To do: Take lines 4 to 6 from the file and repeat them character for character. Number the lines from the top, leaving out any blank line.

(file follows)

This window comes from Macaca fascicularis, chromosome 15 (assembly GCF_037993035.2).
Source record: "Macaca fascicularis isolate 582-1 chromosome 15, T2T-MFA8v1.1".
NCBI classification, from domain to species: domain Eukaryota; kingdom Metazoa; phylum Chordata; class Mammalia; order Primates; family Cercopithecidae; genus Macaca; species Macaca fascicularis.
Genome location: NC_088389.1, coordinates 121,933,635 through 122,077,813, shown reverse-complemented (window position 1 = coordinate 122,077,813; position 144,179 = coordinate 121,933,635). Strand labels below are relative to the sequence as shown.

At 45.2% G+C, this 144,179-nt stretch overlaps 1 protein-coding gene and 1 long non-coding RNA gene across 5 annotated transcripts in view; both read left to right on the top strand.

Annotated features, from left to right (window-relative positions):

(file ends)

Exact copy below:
Genome location: NC_088389.1, coordinates 121,933,635 through 122,077,813, shown reverse-complemented (window position 1 = coordinate 122,077,813; position 144,179 = coordinate 121,933,635). Strand labels below are relative to the sequence as shown.

At 45.2% G+C, this 144,179-nt stretch overlaps 1 protein-coding gene and 1 long non-coding RNA gene across 5 annotated transcripts in view; both read left to right on the top strand.

Annotated features, from left to right (window-relative positions):